By Lindsey Rhoades
By Chaz Kangas
By Ben Westhoff and Sarah Purkrabek
By Jena Ardell
By Jesse Sendejas Jr.
By Katherine Turman
By Steve Weinstein
By Araceli Cruz
Sage Francis may well be as antisocial and antagonistic as most battle-rhyming indie rappers aiming sites at unspecified MCs want us to think they are. His formal connections within the hip-hop underground seem few, barring a tangential relationship with the Anticon label, which released his solo debut proper in 2001. His rugged individualism (I mean seriously, he's from Rhode Island) adds a definite sense of realism to his ripping on the culture in which he functions. And his isolation frees him up to do and say lots of stufflike in "Fresh," where he makes reference, ironic or not, to being aggressively straight-edge, a potentially asinine move in hip-hop when not backed by righteous religious reasoning. And said freedom allows Sage to vocalize with absolute clarity, sans pretension about anything but his own vision, even as he twists rhymes any way he wants.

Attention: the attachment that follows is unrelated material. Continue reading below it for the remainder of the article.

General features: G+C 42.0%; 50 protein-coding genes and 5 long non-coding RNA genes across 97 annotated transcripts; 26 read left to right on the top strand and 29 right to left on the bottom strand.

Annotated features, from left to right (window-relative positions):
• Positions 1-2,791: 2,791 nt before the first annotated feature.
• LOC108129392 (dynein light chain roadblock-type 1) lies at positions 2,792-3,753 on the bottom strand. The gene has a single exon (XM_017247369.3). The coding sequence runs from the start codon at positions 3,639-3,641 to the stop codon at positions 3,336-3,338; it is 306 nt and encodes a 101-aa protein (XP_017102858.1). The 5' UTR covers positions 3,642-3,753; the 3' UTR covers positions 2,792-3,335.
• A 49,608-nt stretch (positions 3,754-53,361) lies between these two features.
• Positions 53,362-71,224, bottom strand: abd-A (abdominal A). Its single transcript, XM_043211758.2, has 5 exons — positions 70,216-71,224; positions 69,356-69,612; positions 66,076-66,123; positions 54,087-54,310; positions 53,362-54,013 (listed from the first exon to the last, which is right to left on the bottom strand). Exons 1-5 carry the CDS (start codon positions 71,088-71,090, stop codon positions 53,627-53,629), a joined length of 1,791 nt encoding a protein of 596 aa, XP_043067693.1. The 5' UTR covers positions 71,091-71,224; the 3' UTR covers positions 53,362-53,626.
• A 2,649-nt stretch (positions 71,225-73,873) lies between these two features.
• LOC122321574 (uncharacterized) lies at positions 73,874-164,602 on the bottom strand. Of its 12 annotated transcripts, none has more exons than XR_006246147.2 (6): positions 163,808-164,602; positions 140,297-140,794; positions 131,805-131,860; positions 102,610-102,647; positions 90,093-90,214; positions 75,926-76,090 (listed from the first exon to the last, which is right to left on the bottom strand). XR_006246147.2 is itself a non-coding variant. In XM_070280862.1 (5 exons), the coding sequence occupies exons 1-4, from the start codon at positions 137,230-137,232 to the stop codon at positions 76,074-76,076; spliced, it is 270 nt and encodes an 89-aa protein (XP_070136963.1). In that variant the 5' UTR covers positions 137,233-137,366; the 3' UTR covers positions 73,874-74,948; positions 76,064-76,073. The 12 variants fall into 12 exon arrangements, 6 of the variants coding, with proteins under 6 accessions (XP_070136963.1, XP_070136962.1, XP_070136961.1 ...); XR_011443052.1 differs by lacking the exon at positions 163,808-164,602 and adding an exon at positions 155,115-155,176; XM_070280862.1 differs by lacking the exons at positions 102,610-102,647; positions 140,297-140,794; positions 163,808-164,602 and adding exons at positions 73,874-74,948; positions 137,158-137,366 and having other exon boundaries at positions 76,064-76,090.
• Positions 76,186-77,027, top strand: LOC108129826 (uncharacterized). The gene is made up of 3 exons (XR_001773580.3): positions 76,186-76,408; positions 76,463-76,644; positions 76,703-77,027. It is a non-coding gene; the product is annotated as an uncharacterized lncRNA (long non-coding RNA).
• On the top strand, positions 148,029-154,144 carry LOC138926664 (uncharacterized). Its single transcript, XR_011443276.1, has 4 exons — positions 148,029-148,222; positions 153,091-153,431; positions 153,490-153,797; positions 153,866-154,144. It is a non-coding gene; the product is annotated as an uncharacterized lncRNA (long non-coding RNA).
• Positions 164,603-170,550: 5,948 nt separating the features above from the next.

All of this is evident on Hope, the first full-length by Non-Prophets, a collabo between Sage and producer Joey Beats. Effort is pretty clearly split down the middle between lyrics and music; even the instrumentals manage a noticeable presence and emotional impact. And Sage keeps up a complex personality to match his personality complex: "I am womanizer, hear me whore," says Xaul Zan, his misogynist alter ego; while elsewhere Sage continues kicking against predominant hip-hop social currents: "I attend candlelight vigils for Matthew Shepard while you put out another fuck-you-faggot record."
There's also plenty of humor and battle. Not to mention some missteps, like, y'know, interpolating a Drowning Pool song on "Damage," but that just comes with the idiosyncratic territory. Mostly, Francis defies the competition and the status quo at once, with rhymes and techniques fresh, funny, and threatening. Craig Mack never got his meat lumped like this.